When you're a kid, you don't fully appreciate the little things that make your days better, like having your apples sliced for you, your sandwiches cut in half, your shoelaces secured just so, and the best of all — daily nap time.
Sometimes I think back on those blue-cot siestas with a wistfulness that makes me sigh. Then I remember that I have control over my ow bedtime and it seems like a fine compromise.
"In the past two weeks I’ve taken three naps at work, a total of an hour or so of shut-eye while on the clock. And I have no shame or uncertainty about doing it," he wrote in a recent column. "I couldn’t feel better about it, and my productivity reflects it, too."
Well, la di da for him. Sleeping at work is a luxury. It isn't something most people can do without eventually sleeping at home when they get fired — which Herrera actually acknowledges.
I agree with Herrera that few things, including a job, are worth working yourself down to the bone for. Getting ahead/doing better/making a dent in your workload can sometimes require putting in longer hours.
However, being sleep deprived probably means you won't do that great of a job anyway. Maybe your boss' (or your own self-imposed) "sleep when you're dead" mentality needs to be altered. Research suggests that the effects of sleep deprivation can lead to an impairment similar to having a blood alcohol level twice the 0.05% legal limit.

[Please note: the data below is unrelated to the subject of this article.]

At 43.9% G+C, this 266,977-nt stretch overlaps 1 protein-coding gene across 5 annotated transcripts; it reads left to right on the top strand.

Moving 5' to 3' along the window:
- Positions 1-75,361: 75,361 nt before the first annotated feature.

Plus, there are some cases in which sleeping on the job might be a cause for concern, or something your employer needs to address. For example, maybe you should be getting paid for sleeping at work, like firefighters are. Or maybe you have an illness or sleep disorder that an employer can accommodate while you work to manage your health issues.
In 2010, one worker in South Carolina went to trial after her employer fired her for sleeping on the job. She alleged that they violated company policy by asking her to work while she adjusted to new medication, which led to her nodding off on the clock. (Remember, the Family Medical Leave Act covers time off such as this.) She didn't win her case — but there are some cases in which you might have grounds to plead your case that time off to rest is a necessity.
As thoughtful as some of Herrera's how-to tips are — "find a quiet, unoccupied space where you won’t be disturbed; try to make your area as dim as possible (or invest in a sleep mask you can keep in the office)" — not everyone works in an office that will tolerate someone catching some ZZZs. Not to mention that not everyone works in an office at all. The five million people who work in food service can't exactly take a cat nap on their shifts. (If you've ever worked as a server, you know there's barely even time to pee.)
Perhaps Herrera's most useful tip is to find a way to make your nap happen out of the office. Maybe a nearby café (hey, the lighting's right)? Or maybe the library or gym? The 43% of Americans who worked remotely last year might have an easier time working this out. The rest of us will have to rely on Spotify and caffeine.